Conserving the forests
Forests cover 31 percent of Earth's land mass — for now, anyway.
As global demand for agricultural commodities grows, forests are increasingly under threat. In Southeast Asia, for instance, a burgeoning appetite for palm oil is a leading driver of deforestation.
About 20 percent of global palm oil production is now certified as sustainable by the Roundtable on Sustainable Palm Oil (RSPO). Such certifications, among other voluntary corporate sustainability programs, can help conserve tropical forests by providing — on paper, at least — some level of protection for forests and areas with rare or endangered species. In reality, forests around the world need more robust protection.
A new study by UC Santa Barbara economist Robert Heilmayr and colleagues estimates that sustainability certification significantly reduced deforestation in Indonesian plantations. However, the researchers calculated that the actual area conserved was surprisingly small. The findings, published in the Proceedings of the National Academy of Sciences, demonstrate the potential value of certification as a tool, while highlighting changes necessary to improve on-the-ground impacts.
"RSPO certification has saved 21 square kilometers of Indonesian forests that would have been deforested," said co-lead author Heilmayr, an assistant professor in UCSB's environmental studies program. "To put that in perspective, that area is one-tenth the size of the home range of a Bornean elephant endangered partially by loss of its habitat due to deforestation."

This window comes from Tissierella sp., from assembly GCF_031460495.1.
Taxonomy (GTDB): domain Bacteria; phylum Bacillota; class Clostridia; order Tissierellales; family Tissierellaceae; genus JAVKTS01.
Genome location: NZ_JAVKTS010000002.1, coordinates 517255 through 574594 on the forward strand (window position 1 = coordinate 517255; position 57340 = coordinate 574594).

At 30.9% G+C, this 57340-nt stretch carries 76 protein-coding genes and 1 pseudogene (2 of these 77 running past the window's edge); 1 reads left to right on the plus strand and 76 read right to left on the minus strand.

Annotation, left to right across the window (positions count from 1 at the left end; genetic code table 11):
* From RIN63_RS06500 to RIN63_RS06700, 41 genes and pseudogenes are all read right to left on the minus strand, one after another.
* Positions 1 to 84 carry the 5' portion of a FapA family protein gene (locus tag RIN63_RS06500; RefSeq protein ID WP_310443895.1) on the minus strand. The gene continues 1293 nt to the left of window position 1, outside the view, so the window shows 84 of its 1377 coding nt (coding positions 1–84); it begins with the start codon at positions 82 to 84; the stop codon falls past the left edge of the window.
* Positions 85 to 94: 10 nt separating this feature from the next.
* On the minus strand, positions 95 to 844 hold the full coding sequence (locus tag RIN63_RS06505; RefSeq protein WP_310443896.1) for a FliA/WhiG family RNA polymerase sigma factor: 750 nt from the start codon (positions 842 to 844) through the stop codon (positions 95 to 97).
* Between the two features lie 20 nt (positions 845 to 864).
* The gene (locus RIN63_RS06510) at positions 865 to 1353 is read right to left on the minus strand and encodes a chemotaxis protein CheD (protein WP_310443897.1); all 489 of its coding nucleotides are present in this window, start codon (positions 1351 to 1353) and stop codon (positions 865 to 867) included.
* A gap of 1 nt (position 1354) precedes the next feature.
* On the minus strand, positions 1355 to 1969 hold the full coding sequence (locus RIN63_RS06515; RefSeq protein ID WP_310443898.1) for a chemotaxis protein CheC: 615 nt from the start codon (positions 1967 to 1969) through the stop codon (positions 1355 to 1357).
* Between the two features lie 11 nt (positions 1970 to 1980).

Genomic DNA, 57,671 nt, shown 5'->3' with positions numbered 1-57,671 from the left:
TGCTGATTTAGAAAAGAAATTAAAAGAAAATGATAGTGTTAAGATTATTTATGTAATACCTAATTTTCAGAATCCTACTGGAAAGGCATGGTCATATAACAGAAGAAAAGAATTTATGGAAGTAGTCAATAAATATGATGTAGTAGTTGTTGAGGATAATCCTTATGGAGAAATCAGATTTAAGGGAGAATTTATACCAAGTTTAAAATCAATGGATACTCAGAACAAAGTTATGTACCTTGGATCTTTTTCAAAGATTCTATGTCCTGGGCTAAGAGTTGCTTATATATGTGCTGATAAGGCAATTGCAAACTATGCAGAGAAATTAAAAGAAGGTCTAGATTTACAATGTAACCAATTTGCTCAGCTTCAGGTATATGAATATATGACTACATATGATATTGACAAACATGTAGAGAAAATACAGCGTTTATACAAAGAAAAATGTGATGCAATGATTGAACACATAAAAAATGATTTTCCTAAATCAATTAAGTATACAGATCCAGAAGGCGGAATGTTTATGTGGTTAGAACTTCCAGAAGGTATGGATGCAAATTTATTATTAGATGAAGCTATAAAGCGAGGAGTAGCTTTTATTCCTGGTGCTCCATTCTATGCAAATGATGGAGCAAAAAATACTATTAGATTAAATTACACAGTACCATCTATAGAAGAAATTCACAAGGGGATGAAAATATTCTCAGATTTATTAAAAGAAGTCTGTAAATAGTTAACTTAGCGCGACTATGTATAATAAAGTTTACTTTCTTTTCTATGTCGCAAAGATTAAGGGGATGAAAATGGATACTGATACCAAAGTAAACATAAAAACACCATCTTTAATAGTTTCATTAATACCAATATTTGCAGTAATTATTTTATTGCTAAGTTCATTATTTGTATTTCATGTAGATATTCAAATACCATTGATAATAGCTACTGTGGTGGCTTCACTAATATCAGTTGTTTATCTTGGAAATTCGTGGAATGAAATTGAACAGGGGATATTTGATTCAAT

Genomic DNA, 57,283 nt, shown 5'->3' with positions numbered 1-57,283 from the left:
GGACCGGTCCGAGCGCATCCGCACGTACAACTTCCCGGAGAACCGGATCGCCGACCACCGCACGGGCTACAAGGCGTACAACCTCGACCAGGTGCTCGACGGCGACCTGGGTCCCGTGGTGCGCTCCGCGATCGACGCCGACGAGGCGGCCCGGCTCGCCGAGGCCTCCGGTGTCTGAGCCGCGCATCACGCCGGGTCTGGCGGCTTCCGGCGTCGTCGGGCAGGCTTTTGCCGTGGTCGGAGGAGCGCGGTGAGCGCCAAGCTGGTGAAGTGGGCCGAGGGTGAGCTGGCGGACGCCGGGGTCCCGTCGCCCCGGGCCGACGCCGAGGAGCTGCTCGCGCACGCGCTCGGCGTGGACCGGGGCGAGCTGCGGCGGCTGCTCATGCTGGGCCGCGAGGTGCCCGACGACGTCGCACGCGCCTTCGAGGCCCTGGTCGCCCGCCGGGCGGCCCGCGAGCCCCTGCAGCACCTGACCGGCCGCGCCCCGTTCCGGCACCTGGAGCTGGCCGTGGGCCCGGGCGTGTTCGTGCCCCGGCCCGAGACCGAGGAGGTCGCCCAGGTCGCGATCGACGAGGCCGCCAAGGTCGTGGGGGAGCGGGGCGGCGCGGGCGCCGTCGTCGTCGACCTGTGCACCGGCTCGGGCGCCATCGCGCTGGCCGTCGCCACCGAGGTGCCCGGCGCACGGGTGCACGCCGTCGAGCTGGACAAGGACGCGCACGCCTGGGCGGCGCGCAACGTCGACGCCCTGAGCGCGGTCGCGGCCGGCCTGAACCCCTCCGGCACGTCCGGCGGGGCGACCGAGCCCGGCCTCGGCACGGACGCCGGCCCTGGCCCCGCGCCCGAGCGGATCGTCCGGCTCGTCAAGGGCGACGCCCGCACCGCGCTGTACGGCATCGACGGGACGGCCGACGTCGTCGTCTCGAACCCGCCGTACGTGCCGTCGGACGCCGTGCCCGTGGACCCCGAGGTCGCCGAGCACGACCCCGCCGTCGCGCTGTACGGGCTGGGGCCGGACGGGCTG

Combining a new database of Indonesian oil palm plantations with satellite imagery of deforestation, the investigators measured the amount of natural forest that was cleared in each of those plantations between 2000 and 2015. They estimated that RSPO certification reduced — but did not eliminate — deforestation in certified Indonesian plantations by about 30 percent, as compared to their noncertified counterparts with similar characteristics. The researchers also found that certification did not affect fire occurrence in these plantations or the amount of carbon-rich peat swamp forests cleared and drained for oil palm.
"We were pleased to see this positive effect, given that nongovernmental organizations have substantiated real cases of deforestation within plantations held by RSPO members," said co-lead author Kimberly Carlson of the University of Hawaii. "However, because palm oil companies have chosen initially to certify well-established plantations containing relatively few remaining forests, certification currently benefits less than 1 percent of the forests remaining in Indonesian oil palm plantations."
To grow those effects, the scientists recommend that the RSPO target oil palm companies developing forest frontiers instead of those working with long-ago developed plantations. "Encouraging companies to conserve forests rather than just avoid deforestation will be an important next step as we try to increase the impact of corporate sustainability initiatives," Heilmayr said. "The hope is that the RSPO can scale up to create meaningful reductions in global deforestation."
"Our findings show that products bearing the RSPO label are less likely to contain palm oil produced on recently deforested lands, so by purchasing certified palm oil, you are supporting a reduction in deforestation, as well as increased transparency in the oil palm industry," explained co-author David Burns of the National Wildlife Federation. "But to truly meet corporate 'zero-deforestation' pledges and consumer needs, the RSPO needs to do more, such as adopting satellite-based monitoring of forest patches within plantations and extending protections to secondary forests in addition to all peatlands."